I've been reading lots of meaningful posts this season, but one that has really touched me recently is from The Idea Camp: A Young Boy and the Start of a Movement.
It's a story that takes place in Zimbabwe, which seems so far removed from our lives at the moment, but brings back all kinds of African memories.
A young boy grabs the author and says: “Sir, thank you for visiting my country. I’m really sorry it’s in the state that its in. I don’t want to beg, but I have not had food in days. Is there anything I can do to work for you, so I can have a meal?”
The author's reaction: I was confused, overwhelmed and tired. I looked at this humble boy (created in the image of an almighty God) and said these devastating words: “No, I have nothing for you!”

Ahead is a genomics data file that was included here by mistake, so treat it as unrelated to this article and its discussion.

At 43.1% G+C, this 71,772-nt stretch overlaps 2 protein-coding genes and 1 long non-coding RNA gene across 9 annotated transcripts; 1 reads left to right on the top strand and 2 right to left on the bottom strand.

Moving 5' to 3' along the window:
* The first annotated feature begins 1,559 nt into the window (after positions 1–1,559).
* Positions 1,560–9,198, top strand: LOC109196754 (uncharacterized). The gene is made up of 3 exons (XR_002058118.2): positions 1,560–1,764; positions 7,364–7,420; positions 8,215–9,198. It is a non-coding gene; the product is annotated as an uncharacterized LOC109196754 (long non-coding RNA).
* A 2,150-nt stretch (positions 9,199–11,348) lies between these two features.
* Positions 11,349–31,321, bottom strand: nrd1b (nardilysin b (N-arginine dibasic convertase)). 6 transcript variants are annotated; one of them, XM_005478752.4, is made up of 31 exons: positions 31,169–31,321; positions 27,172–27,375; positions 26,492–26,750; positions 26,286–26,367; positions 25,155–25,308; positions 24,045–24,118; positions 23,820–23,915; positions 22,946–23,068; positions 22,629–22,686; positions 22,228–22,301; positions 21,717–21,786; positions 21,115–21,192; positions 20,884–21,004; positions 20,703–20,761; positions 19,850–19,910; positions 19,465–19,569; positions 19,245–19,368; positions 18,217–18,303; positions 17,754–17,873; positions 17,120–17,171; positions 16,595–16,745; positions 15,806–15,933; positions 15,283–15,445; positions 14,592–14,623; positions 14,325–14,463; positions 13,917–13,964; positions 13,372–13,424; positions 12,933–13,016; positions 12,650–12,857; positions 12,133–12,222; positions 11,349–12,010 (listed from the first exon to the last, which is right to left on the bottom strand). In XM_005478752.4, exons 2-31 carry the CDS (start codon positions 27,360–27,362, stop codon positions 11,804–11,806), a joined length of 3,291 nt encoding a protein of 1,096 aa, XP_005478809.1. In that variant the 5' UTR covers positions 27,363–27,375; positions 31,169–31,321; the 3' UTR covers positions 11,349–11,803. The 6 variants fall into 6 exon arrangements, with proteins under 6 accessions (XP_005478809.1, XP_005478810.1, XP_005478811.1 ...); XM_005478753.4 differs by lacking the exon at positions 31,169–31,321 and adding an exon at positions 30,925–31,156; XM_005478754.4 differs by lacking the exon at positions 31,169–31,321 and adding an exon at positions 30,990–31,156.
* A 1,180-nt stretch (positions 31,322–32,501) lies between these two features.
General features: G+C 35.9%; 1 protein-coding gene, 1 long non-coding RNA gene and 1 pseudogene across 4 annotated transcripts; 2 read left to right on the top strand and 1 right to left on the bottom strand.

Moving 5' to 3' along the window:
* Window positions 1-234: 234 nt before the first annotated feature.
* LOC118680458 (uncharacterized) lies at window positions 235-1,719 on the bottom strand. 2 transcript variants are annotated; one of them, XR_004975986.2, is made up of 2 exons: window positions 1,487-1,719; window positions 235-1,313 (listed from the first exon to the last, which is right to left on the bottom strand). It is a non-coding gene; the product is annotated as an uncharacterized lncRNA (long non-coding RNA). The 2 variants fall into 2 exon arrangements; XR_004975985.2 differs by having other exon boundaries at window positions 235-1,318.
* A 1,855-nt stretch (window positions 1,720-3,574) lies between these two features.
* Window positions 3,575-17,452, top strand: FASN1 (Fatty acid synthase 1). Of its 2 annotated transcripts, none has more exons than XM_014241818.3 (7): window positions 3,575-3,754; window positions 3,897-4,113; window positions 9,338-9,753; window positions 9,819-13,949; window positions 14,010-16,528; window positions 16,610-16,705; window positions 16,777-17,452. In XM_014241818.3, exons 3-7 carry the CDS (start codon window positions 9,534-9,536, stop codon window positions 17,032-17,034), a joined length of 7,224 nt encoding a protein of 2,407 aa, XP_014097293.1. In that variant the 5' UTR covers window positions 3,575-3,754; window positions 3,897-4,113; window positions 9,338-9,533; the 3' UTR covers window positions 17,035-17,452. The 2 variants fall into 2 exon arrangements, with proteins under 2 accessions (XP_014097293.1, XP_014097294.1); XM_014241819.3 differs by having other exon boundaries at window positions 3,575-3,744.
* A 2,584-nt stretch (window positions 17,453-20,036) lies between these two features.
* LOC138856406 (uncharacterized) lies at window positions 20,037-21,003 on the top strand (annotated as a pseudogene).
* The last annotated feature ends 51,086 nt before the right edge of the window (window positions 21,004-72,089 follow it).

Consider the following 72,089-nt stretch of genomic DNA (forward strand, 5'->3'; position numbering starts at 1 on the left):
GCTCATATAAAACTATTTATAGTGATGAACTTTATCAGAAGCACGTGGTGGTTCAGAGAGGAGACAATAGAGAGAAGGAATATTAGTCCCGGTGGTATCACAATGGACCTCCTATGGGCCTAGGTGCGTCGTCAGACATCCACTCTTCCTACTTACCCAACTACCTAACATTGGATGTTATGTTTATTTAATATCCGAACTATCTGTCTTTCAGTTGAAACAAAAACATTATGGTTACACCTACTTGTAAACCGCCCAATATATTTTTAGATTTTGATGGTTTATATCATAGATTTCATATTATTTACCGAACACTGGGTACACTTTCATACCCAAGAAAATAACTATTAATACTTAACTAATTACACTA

As I was looking through our old photos for pictures to go with this post, I realized how much Chris's short story could be my own. Surrounded by poverty, it's so easy to become jaded by the great need, to marginalize the poor due to a couple of bad experiences, to feel helpless to make a difference, to miss one God-given opportunity after another to change the world.
Fortunately Chris has a longer story to go with the short story. He goes on to explain how that encounter - that boy - has compelled him to start a movement and to make a difference in the lives of countless others.
I got out the map to figure out how far Oregon is from Arkansas - is there any way we could get to the Idea Camp in February? It's a really long drive and not financially feasible for us right now - but for those of you a little closer - please consider!
I look at these old photos of Esmé high-fiving AIDS orphans, and I KNOW there's got to be a way, a better way, to deal with the global orphan crisis.
Some way to make room for these little Christ-children in our world...